ST. CLOUD, Minnesota — More than 650 school nutrition professionals are attending the Minnesota School Nutrition Association's (MSNA) 66th Annual Conference this week.
The state's largest school nutrition event comes just one month after a new law went into effect that provides free school breakfast and lunch to all students.
"We're expecting to serve more kids, more than ever, this year going to free lunches for all and breakfast for all," said Jess Pena, director of school nutrition for Red Wing Public Schools.
According to Pena, the district serves 2,700 students and about 67% take advantage of their lunches. With the new law, Pena is hopeful that number will rise to at least 70%.
"I think we had a really good run whenever we were doing our COVID meals so I think we're pretty well prepared. We're just going to go back to what we did during COVID. It's a little bit more strict but we're ready for it," Pena said.
At the conference, Pena was talking with vendors about expanding the district's breakfast options.
"With the free breakfast program, we're looking at more items that we can offer for breakfast. For some of our districts, they will begin a new breakfast program if they haven't had it in the past because they need that to participate in the free meals for their district," said Cheryl Pick, MSNA president and director of child nutrition services for Foley Public Schools.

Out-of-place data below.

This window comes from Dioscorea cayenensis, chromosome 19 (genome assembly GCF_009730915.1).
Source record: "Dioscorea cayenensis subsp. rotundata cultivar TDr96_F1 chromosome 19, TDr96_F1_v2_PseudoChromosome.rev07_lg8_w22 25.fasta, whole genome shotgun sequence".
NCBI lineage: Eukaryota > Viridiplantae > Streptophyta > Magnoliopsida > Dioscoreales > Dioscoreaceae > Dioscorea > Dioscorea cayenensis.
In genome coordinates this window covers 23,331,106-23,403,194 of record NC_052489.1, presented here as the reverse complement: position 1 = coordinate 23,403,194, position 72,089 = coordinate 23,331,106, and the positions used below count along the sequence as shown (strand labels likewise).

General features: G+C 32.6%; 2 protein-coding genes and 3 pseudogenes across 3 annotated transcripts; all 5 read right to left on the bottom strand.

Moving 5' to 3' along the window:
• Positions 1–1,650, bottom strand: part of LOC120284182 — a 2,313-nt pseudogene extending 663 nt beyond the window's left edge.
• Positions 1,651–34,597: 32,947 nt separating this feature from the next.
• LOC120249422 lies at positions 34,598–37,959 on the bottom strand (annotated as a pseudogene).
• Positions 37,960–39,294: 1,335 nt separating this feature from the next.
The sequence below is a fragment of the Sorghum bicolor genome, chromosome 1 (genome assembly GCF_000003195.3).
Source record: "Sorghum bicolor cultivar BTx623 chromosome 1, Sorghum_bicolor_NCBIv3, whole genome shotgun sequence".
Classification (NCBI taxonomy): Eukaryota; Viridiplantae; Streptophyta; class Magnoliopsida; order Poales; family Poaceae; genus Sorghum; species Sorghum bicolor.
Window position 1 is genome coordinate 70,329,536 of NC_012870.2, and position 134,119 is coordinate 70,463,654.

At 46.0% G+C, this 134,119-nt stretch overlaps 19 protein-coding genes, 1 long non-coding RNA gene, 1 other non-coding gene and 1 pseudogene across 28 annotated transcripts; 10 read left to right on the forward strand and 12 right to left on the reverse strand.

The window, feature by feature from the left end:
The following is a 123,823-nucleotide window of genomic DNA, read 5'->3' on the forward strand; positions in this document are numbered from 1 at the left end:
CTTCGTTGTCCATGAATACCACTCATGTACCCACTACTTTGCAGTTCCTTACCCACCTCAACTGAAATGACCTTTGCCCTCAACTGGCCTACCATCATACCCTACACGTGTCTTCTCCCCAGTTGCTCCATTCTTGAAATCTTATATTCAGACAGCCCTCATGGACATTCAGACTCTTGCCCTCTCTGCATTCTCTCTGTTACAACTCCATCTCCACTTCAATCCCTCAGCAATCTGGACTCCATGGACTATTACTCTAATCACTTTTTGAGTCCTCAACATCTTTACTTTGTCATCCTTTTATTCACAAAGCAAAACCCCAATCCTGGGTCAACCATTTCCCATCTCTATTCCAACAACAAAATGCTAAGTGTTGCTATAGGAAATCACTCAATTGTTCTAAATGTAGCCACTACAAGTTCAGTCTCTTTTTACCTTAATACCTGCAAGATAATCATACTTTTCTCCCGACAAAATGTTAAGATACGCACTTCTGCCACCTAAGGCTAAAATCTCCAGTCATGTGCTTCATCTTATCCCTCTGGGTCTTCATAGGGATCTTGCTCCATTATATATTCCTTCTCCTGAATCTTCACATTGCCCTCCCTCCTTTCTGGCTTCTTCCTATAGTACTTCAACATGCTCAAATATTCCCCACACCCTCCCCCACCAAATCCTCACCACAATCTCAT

The conference, which is being held at River's Edge Convention Center, includes exhibits from more than 100 companies. Education sessions are also being offered, including ones related to strategies for earning farm-to-school grants, smart kitchen budgeting and ways to reduce food waste.
"Our breakfast program has just been a little bit slow to start. We've been doing it for over 10 years. But now that it's free and we're allowing more time for it, I believe students will take advantage," said Emily Malone, child nutrition director for Prior Lake-Savage Area Schools and MNSA vice president.
Malone said they are seeing more vendors offer clean label and plant-based options.
"Healthy foods nourish your body and your mind and hungry kids cannot learn. They have short attention spans anyways and if they are hungry, behaviors increase," Malone said. "I just really feel that this is going to be ideal for the learning environment, as well."
Minnesota's program will cost the state about $400 million in a two-year budget period.
The Minnesota School Nutrition Association's 66th Annual Conference runs Aug. 6-9 in St. Cloud.
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